Friday, February 22, 2008

Stop studying the problem, and just try something!

Yesterday I tried to make the case that most business situations are complex and not predictable ahead of time. Time spent developing foolproof strategies, detailed plans, etc., is time wasted.

What to do? One answer is probes, or inexpensive experiments. I've already cited Boudewijn Bertsch's posts this week on the Cognitive Edge guest blog, and at the risk of going to the well too often, I'd like to discuss him again today.

He recently posted on the efforts by the Alexandra Hospital of Singapore to reduce waiting times for patients by offering a real-time webcam image of the emergency room waiting area on the web. People considering visiting the ER could view the image on the web and anticipate how long they might have to wait before seeing a doctor.

The webcam idea was a small, cheap solution. It might not have made any difference. But the hospital tried it, and found that waiting times improved. [One explanation: at times when the ER was already busy, patients with minor complaints either waited to come in, or found another hospital.]

If the webcam had not made an improvement--no problem, just take it down, and the hospital would have written off an investment totaling $400.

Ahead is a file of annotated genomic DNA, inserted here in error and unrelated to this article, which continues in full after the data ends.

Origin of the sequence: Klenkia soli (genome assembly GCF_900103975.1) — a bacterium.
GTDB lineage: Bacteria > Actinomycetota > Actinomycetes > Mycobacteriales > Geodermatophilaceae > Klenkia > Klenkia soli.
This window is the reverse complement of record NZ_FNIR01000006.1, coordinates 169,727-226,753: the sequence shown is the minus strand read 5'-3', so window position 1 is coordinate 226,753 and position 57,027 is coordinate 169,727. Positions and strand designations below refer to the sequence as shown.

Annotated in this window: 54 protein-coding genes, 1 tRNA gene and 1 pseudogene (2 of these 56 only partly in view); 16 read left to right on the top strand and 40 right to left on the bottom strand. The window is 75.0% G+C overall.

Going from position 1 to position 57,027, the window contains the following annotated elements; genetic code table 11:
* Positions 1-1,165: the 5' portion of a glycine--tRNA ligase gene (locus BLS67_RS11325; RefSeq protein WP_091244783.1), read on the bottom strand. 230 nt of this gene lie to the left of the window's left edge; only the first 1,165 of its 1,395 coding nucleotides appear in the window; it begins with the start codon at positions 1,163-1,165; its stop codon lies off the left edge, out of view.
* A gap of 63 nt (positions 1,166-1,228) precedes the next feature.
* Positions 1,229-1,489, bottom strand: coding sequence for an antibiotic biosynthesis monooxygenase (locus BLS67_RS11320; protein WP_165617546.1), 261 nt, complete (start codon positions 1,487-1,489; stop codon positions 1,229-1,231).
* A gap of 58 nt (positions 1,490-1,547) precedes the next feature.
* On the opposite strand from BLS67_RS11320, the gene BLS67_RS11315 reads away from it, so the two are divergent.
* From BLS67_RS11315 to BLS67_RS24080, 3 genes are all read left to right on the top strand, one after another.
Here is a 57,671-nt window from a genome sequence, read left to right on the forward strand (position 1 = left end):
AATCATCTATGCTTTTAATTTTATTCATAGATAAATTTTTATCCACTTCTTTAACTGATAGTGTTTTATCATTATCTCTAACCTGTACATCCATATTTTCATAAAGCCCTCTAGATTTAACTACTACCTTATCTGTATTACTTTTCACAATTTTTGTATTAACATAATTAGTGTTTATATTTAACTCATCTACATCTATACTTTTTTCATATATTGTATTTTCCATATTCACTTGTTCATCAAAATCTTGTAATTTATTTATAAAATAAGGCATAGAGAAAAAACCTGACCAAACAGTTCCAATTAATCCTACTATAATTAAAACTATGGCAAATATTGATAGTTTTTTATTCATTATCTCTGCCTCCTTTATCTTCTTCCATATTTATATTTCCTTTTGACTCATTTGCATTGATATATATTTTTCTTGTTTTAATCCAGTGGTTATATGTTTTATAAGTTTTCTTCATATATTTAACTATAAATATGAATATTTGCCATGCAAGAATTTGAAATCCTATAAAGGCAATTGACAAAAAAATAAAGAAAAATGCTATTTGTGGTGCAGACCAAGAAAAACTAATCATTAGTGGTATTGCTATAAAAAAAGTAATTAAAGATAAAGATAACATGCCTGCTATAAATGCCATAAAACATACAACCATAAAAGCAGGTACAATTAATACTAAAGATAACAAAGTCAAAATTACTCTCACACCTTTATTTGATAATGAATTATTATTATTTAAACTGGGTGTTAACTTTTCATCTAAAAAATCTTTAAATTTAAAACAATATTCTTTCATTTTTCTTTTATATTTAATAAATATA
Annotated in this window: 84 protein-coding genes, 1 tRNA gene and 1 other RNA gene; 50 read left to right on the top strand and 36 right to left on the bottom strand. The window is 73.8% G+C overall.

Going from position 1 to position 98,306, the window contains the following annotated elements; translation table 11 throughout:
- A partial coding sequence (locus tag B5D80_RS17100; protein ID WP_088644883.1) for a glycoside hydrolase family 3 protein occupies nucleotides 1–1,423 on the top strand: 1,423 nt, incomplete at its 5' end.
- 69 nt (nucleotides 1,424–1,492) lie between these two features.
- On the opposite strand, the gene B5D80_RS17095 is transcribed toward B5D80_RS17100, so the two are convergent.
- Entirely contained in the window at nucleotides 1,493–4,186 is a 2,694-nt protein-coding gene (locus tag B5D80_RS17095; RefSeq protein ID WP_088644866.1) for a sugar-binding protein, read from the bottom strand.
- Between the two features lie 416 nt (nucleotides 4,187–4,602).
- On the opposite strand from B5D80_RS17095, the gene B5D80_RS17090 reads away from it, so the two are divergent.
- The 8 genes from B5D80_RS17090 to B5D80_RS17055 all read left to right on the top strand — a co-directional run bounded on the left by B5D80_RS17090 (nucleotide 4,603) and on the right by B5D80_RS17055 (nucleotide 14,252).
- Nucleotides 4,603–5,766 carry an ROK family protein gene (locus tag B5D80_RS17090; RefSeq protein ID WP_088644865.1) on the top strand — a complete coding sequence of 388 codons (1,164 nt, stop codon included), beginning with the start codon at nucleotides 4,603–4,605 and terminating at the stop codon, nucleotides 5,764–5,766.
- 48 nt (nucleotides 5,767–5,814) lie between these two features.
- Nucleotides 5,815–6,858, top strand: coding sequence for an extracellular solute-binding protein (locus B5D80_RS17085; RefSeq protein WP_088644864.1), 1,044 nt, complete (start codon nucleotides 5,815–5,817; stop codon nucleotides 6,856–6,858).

Boudewijn mentions that the Alexandra Hospital's continuous improvement program used elements of the Toyota Production System. There's a lot to the TPS, but one aspect that I find fascinating is that workers who propose ideas are asked to estimate the impact of the change. Then once the change is implemented the actual results are compared to the estimate and shared with the worker. Is it surprising that the estimates get better and better? [This Harvard Business Review article illuminated that feature very clearly.]

In a somewhat similar vein to the Singapore hospital, Google experiments with new products. They put them out there, without formal launches, people discover them, Google adjusts and tweaks, and the products develop a large following, or not. In the latter case, they retire the product, again with little fanfare.

Google has gotten some criticism about the frequency of their product failures, but what is being missed in this is that they are performing lots and lots of low-cost experiments. Their unconcern for media criticism allows them to put a lot of probes out there and "see what sticks," whereas many many competitors in the IT world stick with an approach of: develop for two years, study the market, then make a splashy launch.

Google gets a lot more at-bats than its competition. If they fail more, it doesn't matter, because they are cheap failures. The number of successful products, at least to my eyes, is much higher.

So if you've got a great idea, or even merely a good one, find a cheap way to try it out. If it doesn't measure up, kill it. Repeat often.

(Photo by svaziphil via stock.xchng)

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